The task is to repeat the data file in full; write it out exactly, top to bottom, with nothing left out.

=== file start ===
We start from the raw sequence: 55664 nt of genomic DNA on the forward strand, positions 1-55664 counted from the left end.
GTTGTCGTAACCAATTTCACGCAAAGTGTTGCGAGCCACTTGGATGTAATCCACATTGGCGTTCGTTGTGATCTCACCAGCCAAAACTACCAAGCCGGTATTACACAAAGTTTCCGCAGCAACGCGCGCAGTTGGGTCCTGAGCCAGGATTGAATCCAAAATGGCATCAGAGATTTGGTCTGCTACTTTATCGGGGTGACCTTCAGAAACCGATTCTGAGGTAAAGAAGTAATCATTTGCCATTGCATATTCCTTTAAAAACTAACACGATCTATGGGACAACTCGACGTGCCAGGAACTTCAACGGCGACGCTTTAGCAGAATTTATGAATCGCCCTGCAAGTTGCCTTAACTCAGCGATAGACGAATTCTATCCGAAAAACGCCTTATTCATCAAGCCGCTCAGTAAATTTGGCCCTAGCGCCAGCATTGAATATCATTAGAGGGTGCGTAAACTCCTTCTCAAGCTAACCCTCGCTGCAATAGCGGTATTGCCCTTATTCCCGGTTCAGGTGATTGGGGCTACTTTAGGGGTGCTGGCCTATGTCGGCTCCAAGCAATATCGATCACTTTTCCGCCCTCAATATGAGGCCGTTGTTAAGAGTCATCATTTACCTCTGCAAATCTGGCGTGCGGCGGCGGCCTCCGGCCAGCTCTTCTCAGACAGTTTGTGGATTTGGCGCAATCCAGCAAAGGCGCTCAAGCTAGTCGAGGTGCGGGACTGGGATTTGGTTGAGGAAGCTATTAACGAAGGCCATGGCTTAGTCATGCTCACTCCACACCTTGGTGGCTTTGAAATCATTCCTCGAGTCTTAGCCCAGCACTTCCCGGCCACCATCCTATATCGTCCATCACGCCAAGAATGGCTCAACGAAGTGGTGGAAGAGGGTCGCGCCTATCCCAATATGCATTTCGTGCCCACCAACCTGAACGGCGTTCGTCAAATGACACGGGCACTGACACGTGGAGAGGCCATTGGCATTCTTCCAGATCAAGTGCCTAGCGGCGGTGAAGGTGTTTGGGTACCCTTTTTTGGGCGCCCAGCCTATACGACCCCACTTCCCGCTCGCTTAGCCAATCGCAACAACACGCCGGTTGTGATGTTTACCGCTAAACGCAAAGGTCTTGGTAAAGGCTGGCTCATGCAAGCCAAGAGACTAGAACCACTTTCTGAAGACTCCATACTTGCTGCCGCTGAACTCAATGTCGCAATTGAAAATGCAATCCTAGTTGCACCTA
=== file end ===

We start from the raw sequence: 55664 nt of genomic DNA on the forward strand, positions 1-55664 counted from the left end.
GTTGTCGTAACCAATTTCACGCAAAGTGTTGCGAGCCACTTGGATGTAATCCACATTGGCGTTCGTTGTGATCTCACCAGCCAAAACTACCAAGCCGGTATTACACAAAGTTTCCGCAGCAACGCGCGCAGTTGGGTCCTGAGCCAGGATTGAATCCAAAATGGCATCAGAGATTTGGTCTGCTACTTTATCGGGGTGACCTTCAGAAACCGATTCTGAGGTAAAGAAGTAATCATTTGCCATTGCATATTCCTTTAAAAACTAACACGATCTATGGGACAACTCGACGTGCCAGGAACTTCAACGGCGACGCTTTAGCAGAATTTATGAATCGCCCTGCAAGTTGCCTTAACTCAGCGATAGACGAATTCTATCCGAAAAACGCCTTATTCATCAAGCCGCTCAGTAAATTTGGCCCTAGCGCCAGCATTGAATATCATTAGAGGGTGCGTAAACTCCTTCTCAAGCTAACCCTCGCTGCAATAGCGGTATTGCCCTTATTCCCGGTTCAGGTGATTGGGGCTACTTTAGGGGTGCTGGCCTATGTCGGCTCCAAGCAATATCGATCACTTTTCCGCCCTCAATATGAGGCCGTTGTTAAGAGTCATCATTTACCTCTGCAAATCTGGCGTGCGGCGGCGGCCTCCGGCCAGCTCTTCTCAGACAGTTTGTGGATTTGGCGCAATCCAGCAAAGGCGCTCAAGCTAGTCGAGGTGCGGGACTGGGATTTGGTTGAGGAAGCTATTAACGAAGGCCATGGCTTAGTCATGCTCACTCCACACCTTGGTGGCTTTGAAATCATTCCTCGAGTCTTAGCCCAGCACTTCCCGGCCACCATCCTATATCGTCCATCACGCCAAGAATGGCTCAACGAAGTGGTGGAAGAGGGTCGCGCCTATCCCAATATGCATTTCGTGCCCACCAACCTGAACGGCGTTCGTCAAATGACACGGGCACTGACACGTGGAGAGGCCATTGGCATTCTTCCAGATCAAGTGCCTAGCGGCGGTGAAGGTGTTTGGGTACCCTTTTTTGGGCGCCCAGCCTATACGACCCCACTTCCCGCTCGCTTAGCCAATCGCAACAACACGCCGGTTGTGATGTTTACCGCTAAACGCAAAGGTCTTGGTAAAGGCTGGCTCATGCAAGCCAAGAGACTAGAACCACTTTCTGAAGACTCCATACTTGCTGCCGCTGAACTCAATGTCGCAATTGAAAATGCAATCCTAGTTGCACCTA